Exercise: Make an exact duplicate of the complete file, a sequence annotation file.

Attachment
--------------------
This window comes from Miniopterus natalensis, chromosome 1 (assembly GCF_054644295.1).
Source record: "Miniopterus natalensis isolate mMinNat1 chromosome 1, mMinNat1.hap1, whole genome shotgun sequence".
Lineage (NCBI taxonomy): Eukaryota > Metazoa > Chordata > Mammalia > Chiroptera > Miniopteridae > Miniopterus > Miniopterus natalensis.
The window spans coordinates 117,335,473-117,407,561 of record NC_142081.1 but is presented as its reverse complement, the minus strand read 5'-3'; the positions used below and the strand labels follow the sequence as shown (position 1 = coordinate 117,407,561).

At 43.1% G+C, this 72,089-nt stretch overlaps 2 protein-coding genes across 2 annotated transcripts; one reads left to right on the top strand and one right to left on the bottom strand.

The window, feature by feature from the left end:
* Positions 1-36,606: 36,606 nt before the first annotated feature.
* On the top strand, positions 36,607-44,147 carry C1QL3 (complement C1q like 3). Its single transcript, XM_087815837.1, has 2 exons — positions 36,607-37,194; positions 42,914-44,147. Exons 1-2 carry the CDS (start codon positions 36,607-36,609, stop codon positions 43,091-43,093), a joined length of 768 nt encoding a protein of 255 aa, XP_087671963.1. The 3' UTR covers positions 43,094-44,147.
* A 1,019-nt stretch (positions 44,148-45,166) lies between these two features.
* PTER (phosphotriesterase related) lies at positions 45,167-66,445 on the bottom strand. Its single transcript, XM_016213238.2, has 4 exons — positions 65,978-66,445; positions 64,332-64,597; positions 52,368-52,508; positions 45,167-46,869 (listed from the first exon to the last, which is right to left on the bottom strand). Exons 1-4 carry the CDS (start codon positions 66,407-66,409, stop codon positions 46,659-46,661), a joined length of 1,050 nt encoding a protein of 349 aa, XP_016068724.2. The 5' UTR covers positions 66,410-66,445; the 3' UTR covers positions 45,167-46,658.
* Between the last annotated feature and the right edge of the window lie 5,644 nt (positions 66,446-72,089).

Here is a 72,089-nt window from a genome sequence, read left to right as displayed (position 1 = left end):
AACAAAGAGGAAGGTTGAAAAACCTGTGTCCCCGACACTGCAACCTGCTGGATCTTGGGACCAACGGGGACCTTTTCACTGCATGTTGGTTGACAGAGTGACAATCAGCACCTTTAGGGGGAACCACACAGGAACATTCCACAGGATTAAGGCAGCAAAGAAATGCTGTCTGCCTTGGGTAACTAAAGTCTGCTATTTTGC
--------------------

This window comes from Miniopterus natalensis, chromosome 1 (assembly GCF_054644295.1).
Source record: "Miniopterus natalensis isolate mMinNat1 chromosome 1, mMinNat1.hap1, whole genome shotgun sequence".
Lineage (NCBI taxonomy): Eukaryota > Metazoa > Chordata > Mammalia > Chiroptera > Miniopteridae > Miniopterus > Miniopterus natalensis.
The window spans coordinates 117,335,473-117,407,561 of record NC_142081.1 but is presented as its reverse complement, the minus strand read 5'-3'; the positions used below and the strand labels follow the sequence as shown (position 1 = coordinate 117,407,561).

At 43.1% G+C, this 72,089-nt stretch overlaps 2 protein-coding genes across 2 annotated transcripts; one reads left to right on the top strand and one right to left on the bottom strand.

The window, feature by feature from the left end:
* Positions 1-36,606: 36,606 nt before the first annotated feature.
* On the top strand, positions 36,607-44,147 carry C1QL3 (complement C1q like 3). Its single transcript, XM_087815837.1, has 2 exons — positions 36,607-37,194; positions 42,914-44,147. Exons 1-2 carry the CDS (start codon positions 36,607-36,609, stop codon positions 43,091-43,093), a joined length of 768 nt encoding a protein of 255 aa, XP_087671963.1. The 3' UTR covers positions 43,094-44,147.
* A 1,019-nt stretch (positions 44,148-45,166) lies between these two features.
* PTER (phosphotriesterase related) lies at positions 45,167-66,445 on the bottom strand. Its single transcript, XM_016213238.2, has 4 exons — positions 65,978-66,445; positions 64,332-64,597; positions 52,368-52,508; positions 45,167-46,869 (listed from the first exon to the last, which is right to left on the bottom strand). Exons 1-4 carry the CDS (start codon positions 66,407-66,409, stop codon positions 46,659-46,661), a joined length of 1,050 nt encoding a protein of 349 aa, XP_016068724.2. The 5' UTR covers positions 66,410-66,445; the 3' UTR covers positions 45,167-46,658.
* Between the last annotated feature and the right edge of the window lie 5,644 nt (positions 66,446-72,089).

Here is a 72,089-nt window from a genome sequence, read left to right as displayed (position 1 = left end):
AACAAAGAGGAAGGTTGAAAAACCTGTGTCCCCGACACTGCAACCTGCTGGATCTTGGGACCAACGGGGACCTTTTCACTGCATGTTGGTTGACAGAGTGACAATCAGCACCTTTAGGGGGAACCACACAGGAACATTCCACAGGATTAAGGCAGCAAAGAAATGCTGTCTGCCTTGGGTAACTAAAGTCTGCTATTTTGC